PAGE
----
It’s mid-October, cold weather is a-comin’ and I am unprepared mentally, physically, spiritually, etc. Surprise, surprise. As a means of blocking out the coming winter and ignoring other pressing matters, today I’ve decided to write about 15 songs – my 2015 Favorite Song Nominees, for lack of a better phrase – that will certainly factor prominently on my year-end list.
Songs are listed in alphabetical order according to title. With one notable exception I elected to limit myself to one song per artist Below,. I’ve included my Faves 2015 Spotify playlist, featuring these 15 songs and many, many others. Enjoy!
“Alright” by Kendrick Lamar. I am a non-believer despite ingesting years of sermons but the power of Kendrick’s “If god got us then we gonna be alright” chorus is enough for me to suspend my atheistic leanings for four-minute intervals.
“Bermuda” by Givers. Reminds me of a bayou care package of Vitamin D that never runs out or expires. Also: Listening to this song in the subway makes me feel irrationally cool. I might need to see a doctor about that.
“Bury Our Friends” by Sleater-Kinney. The ex-journalist in me swoons every time I hear the line “Make me a headline, I want to be that bold.” Print journalism is dead but S-K’s still rocking my ginger face off – an accomplishment that deserves a plaque or something.
“Desperately” by Sam Dew. I needed assistance picking my jaw off the grass after the Windy City product opened his Afropunk show with this aching falsetto-driven electronic number. Even now, having heard this track dozens of times, Dew’s voice is like “whoa!”
“Drone” by Chastity Belt. This cut from Washington state’s Chastity Belt – specifically Julia Shapiro’s deadpan vocals and Lydia Lund’s clean, circuitous guitar notes – conjures up all the feels about my mid-20s wanderings in the Pacific Northwest.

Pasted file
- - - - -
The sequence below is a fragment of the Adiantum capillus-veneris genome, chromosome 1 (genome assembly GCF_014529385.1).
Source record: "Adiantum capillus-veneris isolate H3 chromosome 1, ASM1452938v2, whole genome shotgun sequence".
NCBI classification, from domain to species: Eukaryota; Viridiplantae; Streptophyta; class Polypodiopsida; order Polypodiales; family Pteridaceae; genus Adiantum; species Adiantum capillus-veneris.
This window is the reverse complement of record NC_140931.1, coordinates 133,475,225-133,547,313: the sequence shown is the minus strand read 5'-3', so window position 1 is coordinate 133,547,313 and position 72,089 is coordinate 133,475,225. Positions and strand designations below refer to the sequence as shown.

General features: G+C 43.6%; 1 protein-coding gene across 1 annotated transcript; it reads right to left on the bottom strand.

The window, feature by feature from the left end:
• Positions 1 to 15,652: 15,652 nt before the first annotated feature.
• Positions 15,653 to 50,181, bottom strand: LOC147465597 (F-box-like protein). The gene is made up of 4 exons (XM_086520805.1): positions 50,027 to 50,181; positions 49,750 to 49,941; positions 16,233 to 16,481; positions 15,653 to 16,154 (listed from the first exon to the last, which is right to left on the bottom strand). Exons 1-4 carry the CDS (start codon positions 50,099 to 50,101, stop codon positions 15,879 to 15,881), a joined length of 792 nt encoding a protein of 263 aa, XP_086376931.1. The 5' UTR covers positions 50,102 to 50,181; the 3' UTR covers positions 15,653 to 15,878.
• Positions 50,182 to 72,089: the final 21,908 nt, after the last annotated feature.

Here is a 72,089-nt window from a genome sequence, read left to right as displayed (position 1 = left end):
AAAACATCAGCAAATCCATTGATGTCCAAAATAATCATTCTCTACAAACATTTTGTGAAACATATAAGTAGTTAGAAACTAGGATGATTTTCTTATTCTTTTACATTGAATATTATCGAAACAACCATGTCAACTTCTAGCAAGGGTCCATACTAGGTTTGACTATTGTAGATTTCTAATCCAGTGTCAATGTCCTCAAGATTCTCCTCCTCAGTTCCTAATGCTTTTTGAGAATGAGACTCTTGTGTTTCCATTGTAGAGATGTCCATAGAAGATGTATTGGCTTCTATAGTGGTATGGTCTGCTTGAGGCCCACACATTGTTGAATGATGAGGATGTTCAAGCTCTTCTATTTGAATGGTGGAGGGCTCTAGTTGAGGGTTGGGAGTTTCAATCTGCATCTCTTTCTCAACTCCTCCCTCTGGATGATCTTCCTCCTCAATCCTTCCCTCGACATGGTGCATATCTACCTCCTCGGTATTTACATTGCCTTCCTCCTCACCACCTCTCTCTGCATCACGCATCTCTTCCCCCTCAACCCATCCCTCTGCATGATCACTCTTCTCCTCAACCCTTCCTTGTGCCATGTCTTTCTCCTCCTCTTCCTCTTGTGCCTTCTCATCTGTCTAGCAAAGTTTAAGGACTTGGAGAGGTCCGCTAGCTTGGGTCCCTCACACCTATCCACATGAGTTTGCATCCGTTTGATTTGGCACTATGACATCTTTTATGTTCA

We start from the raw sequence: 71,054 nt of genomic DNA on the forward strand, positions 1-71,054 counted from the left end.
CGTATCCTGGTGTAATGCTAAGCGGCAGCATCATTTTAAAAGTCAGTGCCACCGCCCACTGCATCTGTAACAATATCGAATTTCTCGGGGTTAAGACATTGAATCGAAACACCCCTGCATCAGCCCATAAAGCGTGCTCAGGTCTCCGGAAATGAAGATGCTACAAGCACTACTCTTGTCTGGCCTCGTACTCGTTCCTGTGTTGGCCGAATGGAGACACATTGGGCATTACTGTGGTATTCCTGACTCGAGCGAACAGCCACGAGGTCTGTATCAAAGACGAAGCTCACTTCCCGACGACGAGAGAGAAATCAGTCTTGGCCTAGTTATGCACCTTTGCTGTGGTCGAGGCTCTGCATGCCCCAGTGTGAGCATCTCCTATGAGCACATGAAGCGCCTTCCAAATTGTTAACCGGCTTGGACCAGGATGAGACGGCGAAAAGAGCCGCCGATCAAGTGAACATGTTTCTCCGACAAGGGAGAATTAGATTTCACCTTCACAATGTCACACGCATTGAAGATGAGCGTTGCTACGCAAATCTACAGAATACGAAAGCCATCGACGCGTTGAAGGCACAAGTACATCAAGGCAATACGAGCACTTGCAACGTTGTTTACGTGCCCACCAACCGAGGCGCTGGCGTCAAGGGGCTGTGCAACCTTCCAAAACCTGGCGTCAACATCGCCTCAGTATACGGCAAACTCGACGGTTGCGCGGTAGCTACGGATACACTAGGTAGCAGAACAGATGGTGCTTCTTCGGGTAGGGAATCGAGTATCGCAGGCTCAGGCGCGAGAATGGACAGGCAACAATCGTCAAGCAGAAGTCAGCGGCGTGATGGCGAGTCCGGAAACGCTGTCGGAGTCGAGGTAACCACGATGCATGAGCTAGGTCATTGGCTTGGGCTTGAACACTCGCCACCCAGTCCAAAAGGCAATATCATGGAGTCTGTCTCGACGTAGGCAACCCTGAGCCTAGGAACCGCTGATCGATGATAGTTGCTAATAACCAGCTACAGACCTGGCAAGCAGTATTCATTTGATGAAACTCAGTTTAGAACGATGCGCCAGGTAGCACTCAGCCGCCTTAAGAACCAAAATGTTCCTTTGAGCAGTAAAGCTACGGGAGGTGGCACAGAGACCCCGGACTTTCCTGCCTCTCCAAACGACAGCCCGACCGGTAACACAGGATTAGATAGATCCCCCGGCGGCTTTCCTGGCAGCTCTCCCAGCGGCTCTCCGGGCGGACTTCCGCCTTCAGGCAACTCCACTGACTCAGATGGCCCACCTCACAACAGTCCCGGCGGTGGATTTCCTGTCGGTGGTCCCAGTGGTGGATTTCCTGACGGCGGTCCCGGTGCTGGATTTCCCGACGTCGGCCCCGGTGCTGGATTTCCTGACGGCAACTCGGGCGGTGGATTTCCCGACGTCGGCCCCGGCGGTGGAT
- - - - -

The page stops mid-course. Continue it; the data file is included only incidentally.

“Gimme All Your Love” by Alabama Shakes. I have no scientific evidence to back this but I wouldn’t be surprised if Brittany Howard’s howls of “gimme all your love” in the chorus are the same sound that heralded the universe’s creation.
“Let it Happen” by Tame Impala. A wondrous eight-minute electronic odyssey from Aussie genius Kevin Parker that is nothing short of epic in its presentation of melody, atmosphere, and zen. No song more blissfully soundtracked my summer.
“Lift Me Up” by Vince Staples. The other day I felt like this ominous banger from the young Cali rap god was giving me mad cow disease – such was my desire to nod my head as Staples repeated the title refrain. Absurd yes, but so are Staples’ talents with the mic.
“Realiti” by Grimes. An unrelenting desire to listen to this pop gem from Canada’s Claire Boucher (aka Grimes) prompted me to download Spotify after attempts to purchase and illegal download it proved unsuccessful. Yeah, it’s that good.
“River” by Leon Bridges. Hearing this song live at the Music Hall of Williamsburg this summer baptized my ears, heart, and soul, and voided any questions about the young Texan’s authenticity as a purveyor of classic R&B.
“Run Away With Me” by Carly Rae Jepsen. My undisputed “This is NOT a guilty pleasure” Top-40 pop jam of 2015. The soaring chorus is massive and that saxophone intro is audio crack. Carly, you done ran away with my ears this time, girl.
“Sedona” by Houndmouth. You ever hear a song and think I’ve heard that one before but I can’t place it? “Sedona” is that type of song – a light rock classic that sounds like it belongs on a late night infomercial about when music really mattered.
“Should Have Known Better” by Sufjan Stevens. Teared up damn near every time I played this song while on a bus trip to Pittsburgh this spring. The tears had nothing to do with the Paris of Appalachia. Sufjan’s rendering of his mom’s death breaks my heart.
“Taste” by Braids. Frank, self-aware, sexy. I listened to Raphelle Standell-Preston’s discovery of her own power, and, in turn, found encouragement to demand better treatment from others during a period of self-doubt. Self-help never sounded so good.
“The Blacker the Berry” by Kendrick Lamar. I don’t own a crystal ball, sadly, but I would bet Kendrick’s fiery and on-point message chronicling racial inequality in America will be discussed for decades to come when people talk about #blacklivesmatter and hip hop.